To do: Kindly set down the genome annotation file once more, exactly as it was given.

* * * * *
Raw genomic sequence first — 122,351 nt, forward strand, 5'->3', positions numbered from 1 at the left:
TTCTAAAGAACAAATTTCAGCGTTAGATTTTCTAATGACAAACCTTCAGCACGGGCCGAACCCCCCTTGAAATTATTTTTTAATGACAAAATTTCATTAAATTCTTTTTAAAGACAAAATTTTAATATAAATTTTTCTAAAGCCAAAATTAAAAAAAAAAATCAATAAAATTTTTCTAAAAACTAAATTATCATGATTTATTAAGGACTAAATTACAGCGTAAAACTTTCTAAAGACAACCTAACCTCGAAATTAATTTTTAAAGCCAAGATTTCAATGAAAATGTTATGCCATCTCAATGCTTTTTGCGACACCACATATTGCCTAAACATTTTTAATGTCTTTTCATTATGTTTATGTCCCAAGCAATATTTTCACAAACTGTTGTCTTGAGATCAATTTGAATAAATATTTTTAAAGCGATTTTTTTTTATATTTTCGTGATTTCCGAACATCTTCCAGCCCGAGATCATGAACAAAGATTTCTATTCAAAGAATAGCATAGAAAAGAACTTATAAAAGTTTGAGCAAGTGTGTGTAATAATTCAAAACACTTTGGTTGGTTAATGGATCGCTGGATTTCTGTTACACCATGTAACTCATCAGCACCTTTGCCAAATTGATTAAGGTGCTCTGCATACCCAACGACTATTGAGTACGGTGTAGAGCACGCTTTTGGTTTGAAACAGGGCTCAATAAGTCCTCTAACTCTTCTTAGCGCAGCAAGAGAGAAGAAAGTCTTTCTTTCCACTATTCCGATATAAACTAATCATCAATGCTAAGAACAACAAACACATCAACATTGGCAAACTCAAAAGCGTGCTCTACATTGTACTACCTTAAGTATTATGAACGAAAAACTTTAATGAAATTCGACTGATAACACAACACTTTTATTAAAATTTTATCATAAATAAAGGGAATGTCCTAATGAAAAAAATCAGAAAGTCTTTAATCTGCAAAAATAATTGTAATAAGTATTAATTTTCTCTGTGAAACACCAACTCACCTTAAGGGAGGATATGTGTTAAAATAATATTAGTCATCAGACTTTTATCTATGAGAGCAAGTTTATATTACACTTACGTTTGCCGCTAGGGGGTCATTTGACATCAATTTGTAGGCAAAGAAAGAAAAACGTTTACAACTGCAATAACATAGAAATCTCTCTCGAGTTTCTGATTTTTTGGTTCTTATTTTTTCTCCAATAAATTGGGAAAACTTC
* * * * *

Raw genomic sequence first — 122,351 nt, forward strand, 5'->3', positions numbered from 1 at the left:
TTCTAAAGAACAAATTTCAGCGTTAGATTTTCTAATGACAAACCTTCAGCACGGGCCGAACCCCCCTTGAAATTATTTTTTAATGACAAAATTTCATTAAATTCTTTTTAAAGACAAAATTTTAATATAAATTTTTCTAAAGCCAAAATTAAAAAAAAAAATCAATAAAATTTTTCTAAAAACTAAATTATCATGATTTATTAAGGACTAAATTACAGCGTAAAACTTTCTAAAGACAACCTAACCTCGAAATTAATTTTTAAAGCCAAGATTTCAATGAAAATGTTATGCCATCTCAATGCTTTTTGCGACACCACATATTGCCTAAACATTTTTAATGTCTTTTCATTATGTTTATGTCCCAAGCAATATTTTCACAAACTGTTGTCTTGAGATCAATTTGAATAAATATTTTTAAAGCGATTTTTTTTTATATTTTCGTGATTTCCGAACATCTTCCAGCCCGAGATCATGAACAAAGATTTCTATTCAAAGAATAGCATAGAAAAGAACTTATAAAAGTTTGAGCAAGTGTGTGTAATAATTCAAAACACTTTGGTTGGTTAATGGATCGCTGGATTTCTGTTACACCATGTAACTCATCAGCACCTTTGCCAAATTGATTAAGGTGCTCTGCATACCCAACGACTATTGAGTACGGTGTAGAGCACGCTTTTGGTTTGAAACAGGGCTCAATAAGTCCTCTAACTCTTCTTAGCGCAGCAAGAGAGAAGAAAGTCTTTCTTTCCACTATTCCGATATAAACTAATCATCAATGCTAAGAACAACAAACACATCAACATTGGCAAACTCAAAAGCGTGCTCTACATTGTACTACCTTAAGTATTATGAACGAAAAACTTTAATGAAATTCGACTGATAACACAACACTTTTATTAAAATTTTATCATAAATAAAGGGAATGTCCTAATGAAAAAAATCAGAAAGTCTTTAATCTGCAAAAATAATTGTAATAAGTATTAATTTTCTCTGTGAAACACCAACTCACCTTAAGGGAGGATATGTGTTAAAATAATATTAGTCATCAGACTTTTATCTATGAGAGCAAGTTTATATTACACTTACGTTTGCCGCTAGGGGGTCATTTGACATCAATTTGTAGGCAAAGAAAGAAAAACGTTTACAACTGCAATAACATAGAAATCTCTCTCGAGTTTCTGATTTTTTGGTTCTTATTTTTTCTCCAATAAATTGGGAAAACTTC